Are you looking for an easy way to make delicious backpacking meals? Dehydrating your own ham is a great way to save money and make your own light, easy-to-carry meals. It’s also a great source of protein and a lightweight snack. This guide will show you how to dehydrate your own ham at home to add this versatile ingredient to your food plans.
Why Dehydrate Ham?
Dehydrating your own ham is a great way to save money and add variety when planning your backpacking meals. Dehydrating ham allows you to safely store it at room temperature for up to several weeks. While you can carry single-serving packages of meat, the extra water weight of these packages adds up on a long trip. Dehydrated meat is much lighter and can save significant weight in your pack.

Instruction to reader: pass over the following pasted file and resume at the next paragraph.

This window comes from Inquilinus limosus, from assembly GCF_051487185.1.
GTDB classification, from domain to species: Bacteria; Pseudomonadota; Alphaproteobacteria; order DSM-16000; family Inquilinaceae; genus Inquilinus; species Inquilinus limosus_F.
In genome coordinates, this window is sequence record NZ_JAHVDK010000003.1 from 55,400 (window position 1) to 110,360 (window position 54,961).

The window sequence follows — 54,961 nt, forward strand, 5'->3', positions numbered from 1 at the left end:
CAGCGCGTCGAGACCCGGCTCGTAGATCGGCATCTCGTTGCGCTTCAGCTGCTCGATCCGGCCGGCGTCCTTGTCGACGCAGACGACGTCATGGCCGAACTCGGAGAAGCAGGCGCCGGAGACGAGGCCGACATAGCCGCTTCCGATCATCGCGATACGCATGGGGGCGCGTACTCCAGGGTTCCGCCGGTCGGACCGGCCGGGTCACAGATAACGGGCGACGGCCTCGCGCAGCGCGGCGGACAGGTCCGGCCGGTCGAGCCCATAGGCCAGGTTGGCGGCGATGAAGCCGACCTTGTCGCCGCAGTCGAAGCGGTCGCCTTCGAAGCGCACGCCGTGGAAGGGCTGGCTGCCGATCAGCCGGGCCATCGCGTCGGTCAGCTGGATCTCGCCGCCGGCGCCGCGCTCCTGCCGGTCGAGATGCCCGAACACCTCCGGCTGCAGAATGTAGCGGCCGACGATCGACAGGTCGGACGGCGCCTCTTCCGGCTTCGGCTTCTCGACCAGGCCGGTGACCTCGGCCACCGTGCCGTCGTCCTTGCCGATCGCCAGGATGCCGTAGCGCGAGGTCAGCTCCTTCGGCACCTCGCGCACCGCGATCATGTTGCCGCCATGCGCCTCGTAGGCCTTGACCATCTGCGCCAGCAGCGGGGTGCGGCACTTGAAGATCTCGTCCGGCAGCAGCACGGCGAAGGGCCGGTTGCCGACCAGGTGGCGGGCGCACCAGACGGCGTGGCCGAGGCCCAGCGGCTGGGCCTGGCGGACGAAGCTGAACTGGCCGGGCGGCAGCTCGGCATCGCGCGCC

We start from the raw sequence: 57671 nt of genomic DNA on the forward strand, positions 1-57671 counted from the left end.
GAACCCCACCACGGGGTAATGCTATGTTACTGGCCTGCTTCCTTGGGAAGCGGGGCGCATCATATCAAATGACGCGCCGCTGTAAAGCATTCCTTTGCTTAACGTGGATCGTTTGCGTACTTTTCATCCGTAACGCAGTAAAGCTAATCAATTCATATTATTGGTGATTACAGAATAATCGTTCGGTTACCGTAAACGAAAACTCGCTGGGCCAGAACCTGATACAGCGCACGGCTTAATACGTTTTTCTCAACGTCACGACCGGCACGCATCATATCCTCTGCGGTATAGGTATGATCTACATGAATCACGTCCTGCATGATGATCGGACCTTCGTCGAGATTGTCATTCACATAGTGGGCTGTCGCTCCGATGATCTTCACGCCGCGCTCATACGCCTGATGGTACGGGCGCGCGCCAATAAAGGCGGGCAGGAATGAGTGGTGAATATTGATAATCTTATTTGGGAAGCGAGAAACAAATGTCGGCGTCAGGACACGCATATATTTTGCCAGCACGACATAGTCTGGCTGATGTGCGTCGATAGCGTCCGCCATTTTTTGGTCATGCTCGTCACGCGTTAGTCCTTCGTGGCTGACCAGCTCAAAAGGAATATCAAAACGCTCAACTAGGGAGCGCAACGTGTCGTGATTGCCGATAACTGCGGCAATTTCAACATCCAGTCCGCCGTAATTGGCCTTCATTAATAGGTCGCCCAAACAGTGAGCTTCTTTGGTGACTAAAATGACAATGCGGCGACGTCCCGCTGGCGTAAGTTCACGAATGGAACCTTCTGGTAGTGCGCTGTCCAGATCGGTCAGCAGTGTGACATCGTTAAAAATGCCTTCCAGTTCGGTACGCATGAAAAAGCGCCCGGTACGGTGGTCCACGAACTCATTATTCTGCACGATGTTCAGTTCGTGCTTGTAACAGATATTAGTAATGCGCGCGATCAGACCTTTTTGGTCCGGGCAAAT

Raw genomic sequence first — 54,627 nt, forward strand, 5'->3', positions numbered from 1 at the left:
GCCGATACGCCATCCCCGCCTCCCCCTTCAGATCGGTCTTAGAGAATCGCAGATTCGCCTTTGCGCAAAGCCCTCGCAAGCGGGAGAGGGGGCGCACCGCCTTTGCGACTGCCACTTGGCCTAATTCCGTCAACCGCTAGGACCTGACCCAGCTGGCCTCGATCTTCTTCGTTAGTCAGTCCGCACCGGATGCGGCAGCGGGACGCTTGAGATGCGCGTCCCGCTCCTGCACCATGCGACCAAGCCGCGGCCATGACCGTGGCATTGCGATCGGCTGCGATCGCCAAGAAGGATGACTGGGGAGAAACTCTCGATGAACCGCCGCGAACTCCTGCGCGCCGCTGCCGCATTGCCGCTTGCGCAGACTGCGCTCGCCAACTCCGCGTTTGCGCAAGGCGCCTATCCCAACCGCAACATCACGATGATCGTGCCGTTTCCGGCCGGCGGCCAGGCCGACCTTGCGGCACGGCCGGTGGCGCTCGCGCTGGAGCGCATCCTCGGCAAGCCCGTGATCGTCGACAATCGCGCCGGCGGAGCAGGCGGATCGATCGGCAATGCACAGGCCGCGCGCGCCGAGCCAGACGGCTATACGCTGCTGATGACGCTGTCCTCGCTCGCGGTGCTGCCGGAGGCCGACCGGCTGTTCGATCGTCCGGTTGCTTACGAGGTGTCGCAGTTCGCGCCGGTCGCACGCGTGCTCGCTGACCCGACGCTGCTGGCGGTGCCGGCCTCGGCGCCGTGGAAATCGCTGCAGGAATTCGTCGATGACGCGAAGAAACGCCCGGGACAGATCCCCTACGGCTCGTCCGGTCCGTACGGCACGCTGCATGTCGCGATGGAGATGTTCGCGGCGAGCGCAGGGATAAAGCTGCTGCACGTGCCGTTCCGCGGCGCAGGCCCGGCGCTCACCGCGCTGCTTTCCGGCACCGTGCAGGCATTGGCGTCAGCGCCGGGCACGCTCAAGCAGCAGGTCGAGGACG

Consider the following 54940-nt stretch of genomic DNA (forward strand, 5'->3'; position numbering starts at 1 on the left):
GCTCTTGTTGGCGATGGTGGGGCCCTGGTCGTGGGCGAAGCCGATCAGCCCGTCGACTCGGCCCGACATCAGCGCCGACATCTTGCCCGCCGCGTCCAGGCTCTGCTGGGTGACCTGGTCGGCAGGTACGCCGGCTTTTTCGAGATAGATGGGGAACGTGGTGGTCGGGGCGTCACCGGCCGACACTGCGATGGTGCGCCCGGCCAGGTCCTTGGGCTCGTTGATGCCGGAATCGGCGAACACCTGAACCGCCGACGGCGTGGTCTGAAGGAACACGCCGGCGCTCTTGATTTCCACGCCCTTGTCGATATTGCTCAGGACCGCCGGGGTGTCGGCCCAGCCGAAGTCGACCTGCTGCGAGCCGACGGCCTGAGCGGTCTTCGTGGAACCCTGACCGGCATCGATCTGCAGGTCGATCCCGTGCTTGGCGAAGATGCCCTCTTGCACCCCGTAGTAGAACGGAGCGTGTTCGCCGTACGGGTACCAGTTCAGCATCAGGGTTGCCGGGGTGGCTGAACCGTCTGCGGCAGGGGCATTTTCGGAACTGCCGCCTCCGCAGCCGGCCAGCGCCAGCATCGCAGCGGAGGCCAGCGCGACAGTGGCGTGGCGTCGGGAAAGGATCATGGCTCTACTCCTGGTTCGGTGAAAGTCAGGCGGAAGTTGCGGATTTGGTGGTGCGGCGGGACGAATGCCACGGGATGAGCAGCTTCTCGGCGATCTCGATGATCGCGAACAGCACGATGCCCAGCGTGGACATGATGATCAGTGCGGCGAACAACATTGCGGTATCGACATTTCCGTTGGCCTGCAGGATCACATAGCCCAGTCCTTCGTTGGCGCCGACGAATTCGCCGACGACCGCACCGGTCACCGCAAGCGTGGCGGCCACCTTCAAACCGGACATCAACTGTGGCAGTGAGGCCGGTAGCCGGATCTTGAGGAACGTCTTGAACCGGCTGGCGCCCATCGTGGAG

Best Type of Ham for Dehydrating
When dehydrating your own ham, I recommend using ultra-thin sliced deli ham which is also available pre-packaged. This is the type of ham used for making sandwiches or for eating as is. Deli-sliced ham is a great choice as it will dehydrate and rehydrate well. The slice thickness will affect the time it takes to rehydrate, so I prefer to use the thin slices (the thinnest available). Choose any flavor you prefer, such as honey, black forest, smoked, or peppered.
If slicing solid regular ham, use a meat slicer or have the deli slice it for you at the grocery store. A food processor will work in a pinch. Cut the ham into smaller pieces that will fit into the chute and then chill it in the freezer for 20 minutes for best results.
Do You Need to Cook Ham Before Dehydrating?